Orthogonal basis

Why is an orthogonal basis important?

They're important in so many ways. For example, in Fourier series, where we can say

$$x=\sum_{i=1}^n{\frac{<x,e_i>}{<e_i,e_i>}e_i}$$

And this provides the very foundation for trigonometric series and harmonic analysis.

Because basis vectors have got to be orthogonal ( perpendicular ) so that they are Linearly Independent and one of them can not be formed from any combo of others.

Take i , j , k

can you solve for a ,b ,c in ai+bj+ck = 0 without setting all to zero ?

WannabeNewton
Because basis vectors have got to be orthogonal ( perpendicular ) so that they are Linearly Independent and one of them can not be formed from any combo of others.
They don't have to be orthogonal. In an arbitrary curved space, it is not generally possible to find basis vectors that are mutually orthogonal.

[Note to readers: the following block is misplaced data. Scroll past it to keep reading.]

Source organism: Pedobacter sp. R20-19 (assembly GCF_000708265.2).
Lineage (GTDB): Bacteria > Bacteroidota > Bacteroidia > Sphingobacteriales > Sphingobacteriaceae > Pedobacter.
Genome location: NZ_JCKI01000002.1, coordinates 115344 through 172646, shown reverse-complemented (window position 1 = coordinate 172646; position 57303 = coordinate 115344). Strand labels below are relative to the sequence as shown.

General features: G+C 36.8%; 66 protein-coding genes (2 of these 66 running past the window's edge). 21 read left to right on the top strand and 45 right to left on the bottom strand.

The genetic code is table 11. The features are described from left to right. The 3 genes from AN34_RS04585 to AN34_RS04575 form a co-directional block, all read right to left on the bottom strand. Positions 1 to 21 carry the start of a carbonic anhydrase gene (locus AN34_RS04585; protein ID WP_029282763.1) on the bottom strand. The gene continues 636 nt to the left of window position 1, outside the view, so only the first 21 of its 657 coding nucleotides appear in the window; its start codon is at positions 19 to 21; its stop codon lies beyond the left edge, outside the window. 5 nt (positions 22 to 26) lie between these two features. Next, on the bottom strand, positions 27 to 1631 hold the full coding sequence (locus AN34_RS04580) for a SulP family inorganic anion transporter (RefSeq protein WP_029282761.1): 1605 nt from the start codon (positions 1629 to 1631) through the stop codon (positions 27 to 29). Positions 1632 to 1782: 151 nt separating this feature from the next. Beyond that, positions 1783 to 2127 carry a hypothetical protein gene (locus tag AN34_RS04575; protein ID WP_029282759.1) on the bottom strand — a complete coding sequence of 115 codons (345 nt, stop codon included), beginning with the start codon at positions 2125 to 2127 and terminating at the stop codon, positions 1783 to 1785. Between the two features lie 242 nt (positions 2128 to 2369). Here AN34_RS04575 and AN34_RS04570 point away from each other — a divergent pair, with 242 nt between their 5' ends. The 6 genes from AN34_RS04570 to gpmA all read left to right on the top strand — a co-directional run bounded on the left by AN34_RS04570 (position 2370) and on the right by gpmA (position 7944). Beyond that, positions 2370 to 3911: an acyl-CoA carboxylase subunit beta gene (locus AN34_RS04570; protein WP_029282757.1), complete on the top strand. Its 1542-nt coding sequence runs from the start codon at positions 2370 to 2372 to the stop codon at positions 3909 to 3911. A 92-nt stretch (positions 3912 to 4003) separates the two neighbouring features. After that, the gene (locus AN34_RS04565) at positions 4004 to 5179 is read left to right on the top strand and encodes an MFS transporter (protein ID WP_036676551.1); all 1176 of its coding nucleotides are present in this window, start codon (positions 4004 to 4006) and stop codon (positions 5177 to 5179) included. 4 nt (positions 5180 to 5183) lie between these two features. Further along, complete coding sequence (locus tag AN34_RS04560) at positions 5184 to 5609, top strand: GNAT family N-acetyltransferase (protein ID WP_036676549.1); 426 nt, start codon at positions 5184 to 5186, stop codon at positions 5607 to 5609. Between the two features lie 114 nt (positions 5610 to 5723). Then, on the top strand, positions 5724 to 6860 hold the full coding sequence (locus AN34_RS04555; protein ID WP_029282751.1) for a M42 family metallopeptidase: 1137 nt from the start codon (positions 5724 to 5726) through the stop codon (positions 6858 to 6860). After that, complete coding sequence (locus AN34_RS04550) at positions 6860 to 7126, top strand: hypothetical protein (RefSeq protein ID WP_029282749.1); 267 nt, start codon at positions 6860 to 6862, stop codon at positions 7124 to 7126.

They don't have to be orthogonal. In an arbitrary curved space, it is not generally possible to find basis vectors that are mutually orthogonal.
But one will have a projection unto another, is not this an infraction of " linear independency " ?

is not this an infraction of " linear independency
No it is not an infraction.

Any set of enough non parallel vectors from a vector space can be used as a basis.
However finding the correct coefficients is more difficult (laborious) than for an orthogonal set since the orthogonality means they can be found one at a time.